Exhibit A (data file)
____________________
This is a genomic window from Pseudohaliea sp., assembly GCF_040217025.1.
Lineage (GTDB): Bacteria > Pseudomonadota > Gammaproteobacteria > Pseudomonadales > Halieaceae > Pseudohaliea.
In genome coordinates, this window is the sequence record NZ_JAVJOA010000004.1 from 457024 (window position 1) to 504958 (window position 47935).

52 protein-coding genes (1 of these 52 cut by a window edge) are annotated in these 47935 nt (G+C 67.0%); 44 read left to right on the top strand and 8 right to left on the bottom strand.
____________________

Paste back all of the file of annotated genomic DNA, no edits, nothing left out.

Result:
This is a genomic window from Pseudohaliea sp., assembly GCF_040217025.1.
Lineage (GTDB): Bacteria > Pseudomonadota > Gammaproteobacteria > Pseudomonadales > Halieaceae > Pseudohaliea.
In genome coordinates, this window is the sequence record NZ_JAVJOA010000004.1 from 457024 (window position 1) to 504958 (window position 47935).

52 protein-coding genes (1 of these 52 cut by a window edge) are annotated in these 47935 nt (G+C 67.0%); 44 read left to right on the top strand and 8 right to left on the bottom strand.